According to the article of Elena Holodny published in Business Insider under the headline ‘Russia is reportedly getting military bases in an EU state’, Greek Cypriot side has offered Russia to have air and navy bases on its territory.
The article states that the Greek Cypriot leader Nicos Anastasiades announced that the country is ready to host Russian aviation and naval bases, and the official agreement on military cooperation between the two nations is expected be signed on February 25, 2015, according to Lenta.ru. The article continues as: “There is an old [defense] agreement, which should be renewed as is. At the same time, some additional services will be provided in the same way as we do with other countries, such as, for example, with France and Germany,” Nicos Anastasiades said. “Cyprus and Russia have traditionally had good relations, and this is not subject to change.”
It has also been mentioned in the article that the Greek Cypriot side’s announcement comes after Russia expressed interest in having a military base in South Cyprus in late January, according to the Global Post and Greek Reporter. Notably, South Cyprus is one of the 28-member states in the EU, which have been imposing sanctions on Russia over the past year in response to the actions in Ukraine. And just like Greece has recently caused a stir by complicating the process of extending sanctions on Russia, South Cyprus, too, just voiced some opposition to the additional sanctions on Russia, adding that many EU members share that opinion.
“We want to avoid further deterioration of relations between Russia and the European Union,” leader of the Greek Cypriot side reportedly said. So military cooperation between South Cyprus and Russia is yet another red flag for the EU.
Article also noted : “Presumably, the Russian Air Force will use the airbase “Andreas Papandreou,” along with the international airport of Paphos in the southwest of the island, approximately 50 kilometers from the air base of the British Royal Air Force “Akrotiri.” Additionally, the Russian navy will be able to permanently use the base of Limassol, according to Lenta.Ru.
“The Limassol port borders on the British air base of Akrotiri which serves NATO operations and is also an important hub in the electronic military surveillance system of the alliance,” according to the Global Post. Given Russia and South Cyprus’ shady economic relationship over the last two decades (ever since the fall of the USSR), perhaps this isn’t all that surprising. Russia Today reports that “Russians have transferred over $30 billion (around $1 trillion roubles) to South Cyprus over the past twenty years, according to a study published by a group of economists from Russia, Finland and Canada.”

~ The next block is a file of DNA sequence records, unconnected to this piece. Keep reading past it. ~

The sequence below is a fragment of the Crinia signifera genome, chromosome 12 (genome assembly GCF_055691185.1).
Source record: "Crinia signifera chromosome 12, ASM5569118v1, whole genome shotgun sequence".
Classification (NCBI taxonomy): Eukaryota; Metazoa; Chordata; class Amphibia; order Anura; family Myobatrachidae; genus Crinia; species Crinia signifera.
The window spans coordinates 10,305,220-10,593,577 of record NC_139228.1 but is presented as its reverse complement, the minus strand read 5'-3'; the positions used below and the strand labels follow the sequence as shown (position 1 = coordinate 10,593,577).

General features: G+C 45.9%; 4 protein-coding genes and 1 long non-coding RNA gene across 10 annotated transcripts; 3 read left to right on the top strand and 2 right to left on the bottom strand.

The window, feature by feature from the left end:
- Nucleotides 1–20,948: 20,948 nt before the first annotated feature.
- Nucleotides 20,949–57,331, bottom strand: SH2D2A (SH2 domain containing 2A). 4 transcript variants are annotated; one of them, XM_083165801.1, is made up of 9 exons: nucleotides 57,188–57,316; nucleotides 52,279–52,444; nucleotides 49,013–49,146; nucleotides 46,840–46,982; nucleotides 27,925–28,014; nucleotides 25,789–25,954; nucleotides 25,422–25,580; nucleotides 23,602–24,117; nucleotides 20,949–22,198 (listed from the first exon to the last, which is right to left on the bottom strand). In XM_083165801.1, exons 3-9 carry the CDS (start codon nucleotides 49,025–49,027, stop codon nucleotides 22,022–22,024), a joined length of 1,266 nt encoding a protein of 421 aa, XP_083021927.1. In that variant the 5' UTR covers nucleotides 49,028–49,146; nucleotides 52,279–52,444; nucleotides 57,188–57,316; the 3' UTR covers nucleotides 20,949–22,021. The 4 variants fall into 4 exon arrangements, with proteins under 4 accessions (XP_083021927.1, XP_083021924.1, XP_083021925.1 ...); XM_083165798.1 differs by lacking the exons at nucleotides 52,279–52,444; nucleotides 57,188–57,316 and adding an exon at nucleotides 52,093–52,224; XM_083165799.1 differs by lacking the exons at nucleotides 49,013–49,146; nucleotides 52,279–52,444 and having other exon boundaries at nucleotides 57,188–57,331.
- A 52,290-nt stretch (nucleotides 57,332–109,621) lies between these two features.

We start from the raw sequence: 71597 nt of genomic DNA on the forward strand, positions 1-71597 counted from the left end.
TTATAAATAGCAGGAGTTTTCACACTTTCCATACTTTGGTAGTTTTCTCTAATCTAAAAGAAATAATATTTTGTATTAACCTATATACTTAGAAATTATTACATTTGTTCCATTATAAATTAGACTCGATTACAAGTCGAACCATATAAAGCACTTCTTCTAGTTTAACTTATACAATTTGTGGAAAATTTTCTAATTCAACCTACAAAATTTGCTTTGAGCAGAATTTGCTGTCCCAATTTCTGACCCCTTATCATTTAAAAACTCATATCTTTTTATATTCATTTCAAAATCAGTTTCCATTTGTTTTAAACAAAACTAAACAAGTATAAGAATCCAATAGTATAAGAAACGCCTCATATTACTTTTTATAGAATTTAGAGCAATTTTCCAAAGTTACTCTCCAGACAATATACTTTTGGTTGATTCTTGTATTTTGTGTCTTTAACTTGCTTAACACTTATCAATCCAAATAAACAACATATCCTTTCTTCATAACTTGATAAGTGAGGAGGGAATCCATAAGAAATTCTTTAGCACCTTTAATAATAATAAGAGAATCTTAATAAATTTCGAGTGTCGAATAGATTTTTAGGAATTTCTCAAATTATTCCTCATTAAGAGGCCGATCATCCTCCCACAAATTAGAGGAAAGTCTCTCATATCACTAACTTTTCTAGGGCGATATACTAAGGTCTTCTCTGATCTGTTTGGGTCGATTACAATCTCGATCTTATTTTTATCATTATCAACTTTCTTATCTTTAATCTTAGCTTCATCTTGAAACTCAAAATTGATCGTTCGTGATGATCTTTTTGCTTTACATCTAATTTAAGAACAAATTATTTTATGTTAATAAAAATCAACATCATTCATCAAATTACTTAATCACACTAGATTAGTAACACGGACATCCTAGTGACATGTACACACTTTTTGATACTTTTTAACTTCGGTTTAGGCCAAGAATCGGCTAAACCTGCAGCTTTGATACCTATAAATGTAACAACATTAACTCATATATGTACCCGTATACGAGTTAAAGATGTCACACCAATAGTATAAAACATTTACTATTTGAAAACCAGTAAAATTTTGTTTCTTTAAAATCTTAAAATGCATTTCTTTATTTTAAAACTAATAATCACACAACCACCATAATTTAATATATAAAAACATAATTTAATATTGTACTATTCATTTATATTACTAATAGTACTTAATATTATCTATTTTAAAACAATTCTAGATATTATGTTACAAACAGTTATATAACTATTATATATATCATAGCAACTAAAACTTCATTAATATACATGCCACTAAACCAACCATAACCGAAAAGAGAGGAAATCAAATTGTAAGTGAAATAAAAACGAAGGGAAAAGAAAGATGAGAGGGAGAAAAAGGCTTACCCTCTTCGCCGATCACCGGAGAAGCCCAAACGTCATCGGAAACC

According to the article, in 2013, during the South Cyprus financial crisis, analysts estimated that over a third of bank deposits in South Cyprus may have had Russian origin, and reportedly, many Russian companies are registered on the island. Some reports even went as far as saying that South Cyprus has become “a major money laundering machine for Russian criminals” back in 2013. Even today, Russia’s current economic problems are reportedly further dragging down South Cyprus.
According to the article, “Russia’s presence in the economy has been a huge supporting factor. Its footprint is everywhere from tourism to real estate, so it is worth monitoring the impact,” said Michael Florentiades, chief economist and head of investment research at XM.com, an online financial services company in Limassol.
The article recorded that naturally, Russia’s heavy-duty financial involvement in a EU state “raised concerns among the island country’s Western allies” over the past few years, according to Euractiv. But the most alarming Russia-South Cyprus dalliance came during the height of the South Cyprus financial crisis when South Cyprus was reportedly negotiating with Russia for a bailout in 2013. The EU was particularly nervous about this because there was speculation that Russia might ask for a naval port and access to the country’s gas reserves in return.
Finally the article mentions that ultimately the South Cyprus opted for a “€10 billion bailout agreed with the troika, in return for closing the country’s second largest bank Laiki, and imposing a one-time levy on all uninsured deposits, including those held by foreign citizens.”